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Breaking down the barriers

10 June 2008 by Richard

Painting of a man's face on a wall

Frederick Douglass mural, Falls Road, Belfast. Text reads: ‘Frederick Douglas 1818-1895. Inspired by two Irishmen to escape from slavery Frederick Douglas came to Ireland during the famine. Henceforth he championed the abolition of slavery, women’s rights and Irish freedom.’

Hello there

As usual I have had a very interesting and varied past couple of weeks. I attended the ‘Closing of the Slave Trades: Transatlantic Perspectives’ conference at Queens University, Belfast, Northern Ireland , co-sponsored by the Gilder Lehrman Center for the Study of Slavery, Resistance, and Abolition at Yale University. It was attended by museum professionals, public historians, and scholars from a variety of disciplines and institutions.  My talk focused on Phase 2 of the International Slavery Museum and the opening of the Research and Resource centre.

Even though Belfast City Centre is like many other lively European capital cities, with its grand historic buildings and trendy high street shops it is still a deeply divided city in many respects. This was highlighted when we went on a taxi tour of some of the political murals near the Falls Road, which is a largely nationalist and Catholic area. One of the murals depicted the great African American abolitionist Frederick Douglass. I, like many people from the UK, was brought up on news of the ‘Troubles’ and was happy to see the Northern Ireland peace process progress. But the remembrance gardens, the tone of the murals and most shocking for me, the imposing corrugated iron wall, often called the Peace Line, that divides large swathes of Protestant and Catholic Belfast shows there is still a long way to go before the city is free from sectarianism and intolerance.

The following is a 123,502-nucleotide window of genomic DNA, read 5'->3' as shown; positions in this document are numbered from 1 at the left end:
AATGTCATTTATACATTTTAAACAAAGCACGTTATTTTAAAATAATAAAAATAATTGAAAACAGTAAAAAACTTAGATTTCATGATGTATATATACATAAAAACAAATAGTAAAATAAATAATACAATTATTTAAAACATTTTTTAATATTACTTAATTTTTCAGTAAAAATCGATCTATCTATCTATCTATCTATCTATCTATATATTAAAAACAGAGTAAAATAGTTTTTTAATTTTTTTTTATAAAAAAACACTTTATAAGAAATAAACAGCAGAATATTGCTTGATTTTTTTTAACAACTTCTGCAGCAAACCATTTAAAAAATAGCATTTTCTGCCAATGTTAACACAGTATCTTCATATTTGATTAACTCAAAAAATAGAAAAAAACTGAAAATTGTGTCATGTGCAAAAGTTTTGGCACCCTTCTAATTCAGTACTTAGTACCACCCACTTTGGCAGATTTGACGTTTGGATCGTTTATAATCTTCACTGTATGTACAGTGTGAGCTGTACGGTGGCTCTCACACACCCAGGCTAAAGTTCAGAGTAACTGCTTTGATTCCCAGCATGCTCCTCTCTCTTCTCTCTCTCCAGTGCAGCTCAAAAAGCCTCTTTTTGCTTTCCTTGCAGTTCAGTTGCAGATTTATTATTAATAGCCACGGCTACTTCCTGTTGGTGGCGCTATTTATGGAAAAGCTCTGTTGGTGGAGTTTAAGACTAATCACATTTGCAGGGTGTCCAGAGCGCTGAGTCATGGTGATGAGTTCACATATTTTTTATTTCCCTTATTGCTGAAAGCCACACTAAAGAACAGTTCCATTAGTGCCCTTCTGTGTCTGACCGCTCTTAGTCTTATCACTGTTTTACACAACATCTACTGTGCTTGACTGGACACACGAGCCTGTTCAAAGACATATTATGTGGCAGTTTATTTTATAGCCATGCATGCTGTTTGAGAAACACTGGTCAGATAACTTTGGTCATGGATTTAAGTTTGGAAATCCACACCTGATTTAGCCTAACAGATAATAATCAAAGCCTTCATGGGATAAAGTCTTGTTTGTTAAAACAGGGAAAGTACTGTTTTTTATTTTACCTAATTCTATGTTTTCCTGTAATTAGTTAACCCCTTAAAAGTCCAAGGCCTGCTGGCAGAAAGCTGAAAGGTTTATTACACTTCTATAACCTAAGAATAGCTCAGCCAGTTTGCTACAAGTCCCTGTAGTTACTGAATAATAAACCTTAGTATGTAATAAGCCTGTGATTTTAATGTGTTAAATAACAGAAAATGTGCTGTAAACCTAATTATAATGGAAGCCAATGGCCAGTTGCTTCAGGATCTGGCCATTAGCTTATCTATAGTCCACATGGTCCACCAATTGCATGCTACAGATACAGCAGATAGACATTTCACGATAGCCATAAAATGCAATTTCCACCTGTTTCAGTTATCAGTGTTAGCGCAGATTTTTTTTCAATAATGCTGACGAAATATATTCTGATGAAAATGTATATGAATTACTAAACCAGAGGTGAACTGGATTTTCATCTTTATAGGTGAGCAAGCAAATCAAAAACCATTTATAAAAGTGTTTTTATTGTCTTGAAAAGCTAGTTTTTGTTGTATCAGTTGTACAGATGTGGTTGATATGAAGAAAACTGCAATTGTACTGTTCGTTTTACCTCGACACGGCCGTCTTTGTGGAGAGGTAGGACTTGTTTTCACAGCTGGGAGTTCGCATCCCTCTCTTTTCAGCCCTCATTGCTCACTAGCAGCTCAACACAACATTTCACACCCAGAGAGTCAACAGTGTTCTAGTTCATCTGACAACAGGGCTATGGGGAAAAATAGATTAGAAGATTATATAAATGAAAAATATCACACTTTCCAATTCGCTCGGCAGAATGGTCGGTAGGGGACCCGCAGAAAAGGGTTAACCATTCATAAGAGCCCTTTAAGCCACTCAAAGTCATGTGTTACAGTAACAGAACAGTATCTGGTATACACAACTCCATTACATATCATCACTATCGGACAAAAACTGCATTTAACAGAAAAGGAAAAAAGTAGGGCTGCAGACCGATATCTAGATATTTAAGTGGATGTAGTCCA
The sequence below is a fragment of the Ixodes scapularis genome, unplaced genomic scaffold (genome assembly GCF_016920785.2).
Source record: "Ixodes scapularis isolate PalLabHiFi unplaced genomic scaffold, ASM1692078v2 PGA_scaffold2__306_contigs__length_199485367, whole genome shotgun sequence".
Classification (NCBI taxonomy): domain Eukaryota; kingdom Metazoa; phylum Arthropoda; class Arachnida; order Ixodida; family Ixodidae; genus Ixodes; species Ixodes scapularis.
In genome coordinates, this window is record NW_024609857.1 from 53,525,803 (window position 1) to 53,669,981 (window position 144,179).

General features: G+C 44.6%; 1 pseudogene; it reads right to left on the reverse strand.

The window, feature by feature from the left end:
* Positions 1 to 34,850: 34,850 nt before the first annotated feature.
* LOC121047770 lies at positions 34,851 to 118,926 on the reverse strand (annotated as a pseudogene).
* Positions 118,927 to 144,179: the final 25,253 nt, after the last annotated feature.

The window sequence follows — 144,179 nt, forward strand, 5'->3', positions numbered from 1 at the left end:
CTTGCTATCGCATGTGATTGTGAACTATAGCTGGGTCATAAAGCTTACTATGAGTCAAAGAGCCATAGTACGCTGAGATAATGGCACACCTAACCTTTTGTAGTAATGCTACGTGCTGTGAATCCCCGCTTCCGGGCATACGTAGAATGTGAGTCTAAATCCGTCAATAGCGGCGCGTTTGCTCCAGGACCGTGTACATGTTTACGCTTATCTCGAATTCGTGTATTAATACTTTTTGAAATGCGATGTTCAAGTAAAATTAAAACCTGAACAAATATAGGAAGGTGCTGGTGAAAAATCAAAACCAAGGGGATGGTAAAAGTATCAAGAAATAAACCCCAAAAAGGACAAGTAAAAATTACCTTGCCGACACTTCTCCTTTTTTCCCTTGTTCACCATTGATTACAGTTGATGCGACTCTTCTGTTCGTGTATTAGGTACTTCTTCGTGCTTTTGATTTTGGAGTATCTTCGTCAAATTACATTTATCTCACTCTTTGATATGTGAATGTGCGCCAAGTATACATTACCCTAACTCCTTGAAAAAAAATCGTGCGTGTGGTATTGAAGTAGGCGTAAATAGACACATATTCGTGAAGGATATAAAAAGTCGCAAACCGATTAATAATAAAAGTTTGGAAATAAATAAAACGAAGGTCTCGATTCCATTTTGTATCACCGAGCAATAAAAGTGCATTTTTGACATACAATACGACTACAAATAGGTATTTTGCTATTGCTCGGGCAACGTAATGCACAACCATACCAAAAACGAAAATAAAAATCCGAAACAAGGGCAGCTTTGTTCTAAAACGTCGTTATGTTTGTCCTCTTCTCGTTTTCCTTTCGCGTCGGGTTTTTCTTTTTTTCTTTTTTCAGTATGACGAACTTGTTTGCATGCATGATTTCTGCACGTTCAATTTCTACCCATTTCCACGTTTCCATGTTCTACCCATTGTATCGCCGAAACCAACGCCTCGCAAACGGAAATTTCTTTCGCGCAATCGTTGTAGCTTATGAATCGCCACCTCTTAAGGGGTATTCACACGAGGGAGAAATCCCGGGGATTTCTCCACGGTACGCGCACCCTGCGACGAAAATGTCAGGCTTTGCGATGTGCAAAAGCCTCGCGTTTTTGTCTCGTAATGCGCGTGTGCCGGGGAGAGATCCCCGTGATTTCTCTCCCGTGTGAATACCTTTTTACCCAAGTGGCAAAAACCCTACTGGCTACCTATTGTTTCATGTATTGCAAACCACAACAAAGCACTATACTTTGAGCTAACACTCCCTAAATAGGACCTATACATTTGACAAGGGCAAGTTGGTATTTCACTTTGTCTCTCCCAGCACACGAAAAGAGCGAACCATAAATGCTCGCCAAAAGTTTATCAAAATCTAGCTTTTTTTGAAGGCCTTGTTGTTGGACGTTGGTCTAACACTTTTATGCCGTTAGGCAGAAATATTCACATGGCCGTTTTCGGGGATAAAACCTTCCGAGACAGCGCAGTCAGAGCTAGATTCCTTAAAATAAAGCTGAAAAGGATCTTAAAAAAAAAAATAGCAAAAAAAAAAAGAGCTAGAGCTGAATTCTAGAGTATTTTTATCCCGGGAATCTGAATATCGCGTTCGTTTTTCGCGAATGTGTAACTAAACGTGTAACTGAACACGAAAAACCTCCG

There is also a big link, in fact a Titanic one (I could not resist!), between Belfast and Liverpool.  The Titanic was built at Harland & Wolff shipyard in Belfast and even though she never berthed at Liverpool she was owned by White Star Line of Liverpool. Visit the Titanic, Lusitania and the Forgotten Empress gallery at the Merseyside Maritime Museum for more information.

Another important aspect of my job is that of supporting local organizations in various campaigns against forms of injustice, inequality and indeed intolerance.  Along with a colleague I attended the Anthony Walker Foundation Festival 2008 event at Hope University. The International Slavery Museum had a stand there with information about the museum.  It was a lively and indeed poignant event. I watched a number of rappers perform very loud (do I sound old?) but meaningful performances. The aim of the event was to bring young people together from all backgrounds and to focus on positive messages. I only have the utmost respect for the Walker family, who out of the tragic loss of a son and brother has managed to start a movement which promotes togetherness rather than division.  Truly admirable.

Watch this space.

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